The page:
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Global Progress: Making Progressive Politics Work

“Making Progressive Politics Work: A Handbook of Ideas” is a collection of essays from the organizations and thinkers that are a part of Global Progress, an international exchange of ideas that will fuel the creation and implementation of progressive policies around the world. The handbook, organized and published by the U.K.-based Policy Network. Divided into two sections – Future Wealth Creation, and Jobs, Wages and Skills of the Future – the publication is required reading for Canadian progressives.

Archives: Philipe Couillard on our health system

In 2011, Canada 2020 asked Dr. Philippe Couillard to provide some historical context on Canada’s “broken” health care system. Then, Dr. Couillard was out of politics, working as an adviser at the SECOR Group. Today, he is the newly elected Premier of Quebec, having just won an impressive majority mandate for the Quebec Liberal Party. His essay, Lessons from 2004, Perspectives for 2014, offers a glimpse into the new Premier’s policy thinking, not just on the issue of health, but on his overall approach to making choices in government.

Speech: Brian Mulroney on “The Next Big Thing” for Canada

On April 8th, 2014, Canada 2020 invited the Right Honourable Brian Mulroney, Canada’s 18th Prime Minister, to answer the question: “What is the next big thing for Canada?” His speech focused on the importance of natural resource development, and stressed the importance of bold leadership that places national interest ahead of electoral success – something Mr. Mulroney knows quite a bit about. Click here to read his address, as well as stream video of the speech.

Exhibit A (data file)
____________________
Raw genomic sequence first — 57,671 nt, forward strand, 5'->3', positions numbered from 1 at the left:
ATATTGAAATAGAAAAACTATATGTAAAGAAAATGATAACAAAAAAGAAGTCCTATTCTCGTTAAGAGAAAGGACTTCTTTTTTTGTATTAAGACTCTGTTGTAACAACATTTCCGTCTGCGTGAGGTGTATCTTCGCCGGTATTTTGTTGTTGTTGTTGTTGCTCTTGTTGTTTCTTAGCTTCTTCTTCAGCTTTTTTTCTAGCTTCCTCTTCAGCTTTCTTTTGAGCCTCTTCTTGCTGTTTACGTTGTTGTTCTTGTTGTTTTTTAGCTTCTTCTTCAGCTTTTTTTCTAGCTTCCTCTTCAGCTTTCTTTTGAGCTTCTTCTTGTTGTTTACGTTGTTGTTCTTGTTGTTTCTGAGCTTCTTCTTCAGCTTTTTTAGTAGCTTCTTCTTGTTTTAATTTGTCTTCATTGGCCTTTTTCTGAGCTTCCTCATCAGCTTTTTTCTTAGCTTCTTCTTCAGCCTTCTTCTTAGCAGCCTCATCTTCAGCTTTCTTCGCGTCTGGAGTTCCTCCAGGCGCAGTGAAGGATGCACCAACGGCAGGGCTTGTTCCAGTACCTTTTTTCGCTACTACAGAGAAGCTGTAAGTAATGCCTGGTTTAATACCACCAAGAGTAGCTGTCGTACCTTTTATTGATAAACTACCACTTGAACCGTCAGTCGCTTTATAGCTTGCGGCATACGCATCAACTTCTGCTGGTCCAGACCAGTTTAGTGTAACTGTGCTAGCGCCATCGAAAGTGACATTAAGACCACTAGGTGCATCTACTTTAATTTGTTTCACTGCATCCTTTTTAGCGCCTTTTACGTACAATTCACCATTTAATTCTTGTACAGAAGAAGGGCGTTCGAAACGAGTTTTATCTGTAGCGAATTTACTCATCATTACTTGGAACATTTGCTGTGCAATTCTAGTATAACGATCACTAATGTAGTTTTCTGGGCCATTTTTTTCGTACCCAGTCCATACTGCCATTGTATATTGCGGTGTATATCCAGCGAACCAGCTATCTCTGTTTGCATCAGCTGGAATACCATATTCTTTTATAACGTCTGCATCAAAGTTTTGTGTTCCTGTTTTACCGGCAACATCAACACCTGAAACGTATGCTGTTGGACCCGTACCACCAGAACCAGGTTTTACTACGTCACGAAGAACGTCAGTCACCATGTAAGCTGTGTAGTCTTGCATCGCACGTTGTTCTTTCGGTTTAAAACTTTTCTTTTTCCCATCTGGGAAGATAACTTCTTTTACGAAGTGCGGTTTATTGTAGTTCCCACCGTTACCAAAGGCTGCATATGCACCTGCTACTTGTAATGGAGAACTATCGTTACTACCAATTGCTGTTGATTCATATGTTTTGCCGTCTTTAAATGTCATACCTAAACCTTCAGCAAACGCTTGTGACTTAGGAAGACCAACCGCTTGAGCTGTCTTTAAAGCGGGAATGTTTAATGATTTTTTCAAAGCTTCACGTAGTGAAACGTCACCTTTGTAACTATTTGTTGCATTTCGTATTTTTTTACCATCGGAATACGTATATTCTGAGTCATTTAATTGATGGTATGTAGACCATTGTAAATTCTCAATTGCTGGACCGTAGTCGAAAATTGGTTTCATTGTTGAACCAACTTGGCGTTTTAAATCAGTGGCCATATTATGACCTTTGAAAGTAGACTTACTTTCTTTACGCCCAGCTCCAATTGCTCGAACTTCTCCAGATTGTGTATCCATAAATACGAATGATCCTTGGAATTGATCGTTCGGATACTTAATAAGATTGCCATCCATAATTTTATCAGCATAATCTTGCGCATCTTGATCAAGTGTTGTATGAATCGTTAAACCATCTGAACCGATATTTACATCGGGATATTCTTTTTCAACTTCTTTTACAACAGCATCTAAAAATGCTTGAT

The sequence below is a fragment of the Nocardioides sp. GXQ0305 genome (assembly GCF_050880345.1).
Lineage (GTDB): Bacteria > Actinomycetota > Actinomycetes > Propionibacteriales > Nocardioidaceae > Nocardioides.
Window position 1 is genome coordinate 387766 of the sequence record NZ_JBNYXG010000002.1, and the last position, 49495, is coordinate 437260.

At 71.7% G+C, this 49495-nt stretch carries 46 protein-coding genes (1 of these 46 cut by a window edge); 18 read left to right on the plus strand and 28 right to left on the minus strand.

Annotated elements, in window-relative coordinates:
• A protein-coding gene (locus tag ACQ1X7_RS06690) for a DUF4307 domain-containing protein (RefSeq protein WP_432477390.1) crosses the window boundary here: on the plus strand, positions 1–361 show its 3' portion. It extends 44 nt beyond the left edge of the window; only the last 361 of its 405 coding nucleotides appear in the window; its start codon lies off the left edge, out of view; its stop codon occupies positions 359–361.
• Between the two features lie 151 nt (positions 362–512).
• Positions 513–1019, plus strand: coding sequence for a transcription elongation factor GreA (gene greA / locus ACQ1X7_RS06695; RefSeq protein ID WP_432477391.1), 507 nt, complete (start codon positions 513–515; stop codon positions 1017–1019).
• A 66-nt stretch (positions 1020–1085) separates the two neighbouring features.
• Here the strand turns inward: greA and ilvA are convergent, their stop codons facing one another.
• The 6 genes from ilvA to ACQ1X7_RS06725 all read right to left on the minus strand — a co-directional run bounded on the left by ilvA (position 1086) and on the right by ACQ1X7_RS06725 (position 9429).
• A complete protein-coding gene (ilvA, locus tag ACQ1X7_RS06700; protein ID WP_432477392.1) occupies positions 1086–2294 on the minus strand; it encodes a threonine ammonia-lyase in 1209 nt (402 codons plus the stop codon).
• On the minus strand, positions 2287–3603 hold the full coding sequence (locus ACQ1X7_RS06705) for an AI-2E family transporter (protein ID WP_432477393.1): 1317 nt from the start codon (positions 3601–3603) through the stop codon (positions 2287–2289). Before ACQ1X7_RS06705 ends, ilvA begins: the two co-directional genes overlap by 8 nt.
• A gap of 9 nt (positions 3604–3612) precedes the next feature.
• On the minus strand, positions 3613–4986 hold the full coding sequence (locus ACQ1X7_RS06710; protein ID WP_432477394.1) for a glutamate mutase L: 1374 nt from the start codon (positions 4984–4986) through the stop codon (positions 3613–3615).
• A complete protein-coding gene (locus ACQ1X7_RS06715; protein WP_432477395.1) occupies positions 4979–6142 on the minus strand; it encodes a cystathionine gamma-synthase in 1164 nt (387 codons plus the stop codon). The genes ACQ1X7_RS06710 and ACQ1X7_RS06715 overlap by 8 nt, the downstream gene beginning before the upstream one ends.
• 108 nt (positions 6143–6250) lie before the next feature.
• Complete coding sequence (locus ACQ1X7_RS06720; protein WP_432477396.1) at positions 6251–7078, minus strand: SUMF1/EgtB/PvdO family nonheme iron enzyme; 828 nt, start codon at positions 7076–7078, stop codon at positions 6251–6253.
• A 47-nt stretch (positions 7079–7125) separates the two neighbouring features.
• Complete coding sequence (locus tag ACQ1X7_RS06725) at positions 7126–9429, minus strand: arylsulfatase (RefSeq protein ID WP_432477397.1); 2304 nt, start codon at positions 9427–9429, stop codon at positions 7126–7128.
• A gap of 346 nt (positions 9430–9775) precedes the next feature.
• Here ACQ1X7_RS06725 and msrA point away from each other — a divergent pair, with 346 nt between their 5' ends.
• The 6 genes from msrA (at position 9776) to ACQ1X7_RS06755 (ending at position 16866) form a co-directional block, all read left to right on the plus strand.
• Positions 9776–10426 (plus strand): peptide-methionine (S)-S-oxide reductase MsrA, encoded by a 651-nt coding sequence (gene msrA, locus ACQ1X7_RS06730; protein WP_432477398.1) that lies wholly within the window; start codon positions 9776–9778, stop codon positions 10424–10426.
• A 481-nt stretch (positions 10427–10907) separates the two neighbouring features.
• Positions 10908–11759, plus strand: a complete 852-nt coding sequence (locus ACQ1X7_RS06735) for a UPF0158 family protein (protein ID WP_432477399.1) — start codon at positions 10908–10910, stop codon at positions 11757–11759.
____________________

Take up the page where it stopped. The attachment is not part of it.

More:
Analysis: Who is Matteo Renzi?

At just 39 years of age, Matteo Renzi became Italy’s youngest-ever prime minister in late February. The dramatic events that led to this meteoric rise are nothing new for Renzi. Over the course of his relatively short political career, the former lawyer and regional counselor earned the nickname “il Rottomatore”—meaning “the bulldozer” or “the demolition man”—thanks to his reputation for taking on the establishment and pushing through political reforms.

Research: How Canadians (vs. Americans) feel about climate change

Researchers from Canada and the United States have partnered with Canada 2020 to publish their key findings from the Canada-US Comparative Climate Survey, conducted in the fall of 2013. This report delves deeper into the data, analyzing key trends and preferences across a variety of indicators including region, partisan divide, and others. For interactive maps and other data, visit www.canada2020.ca/climatepoll

Research: Are we ready for universal childcare in Canada?

Is Canada ready for a universal childcare system? If so, what does ‘universal’ look like? Canada’s current childcare system is a fragmented and patchwork landscape that has been recognized internationally as a serious human development concern. Set against the backdrop of increased media and policy attention to social mobility, Canada 2020′s Analytical Commentary No. 6 focuses on the relationship between income inequality, equality of opportunity and universal childcare.

Featured Links

  • Martin Wolf on Thomas Piketty: Capital in the 21st Century

    Martin Wolf, Chief Economics Editor of the Financial Times, reviews Thomas Piketty’s ground-breaking new book Capital in the 21st Century. Read it here.

  • States of transition: IPPR on youth unemployment in U.S. and Europe

    The Institute for Public Policy Research has released a new report examining the transition from education to full-time employment in the U.S. and several European countries. Read it here.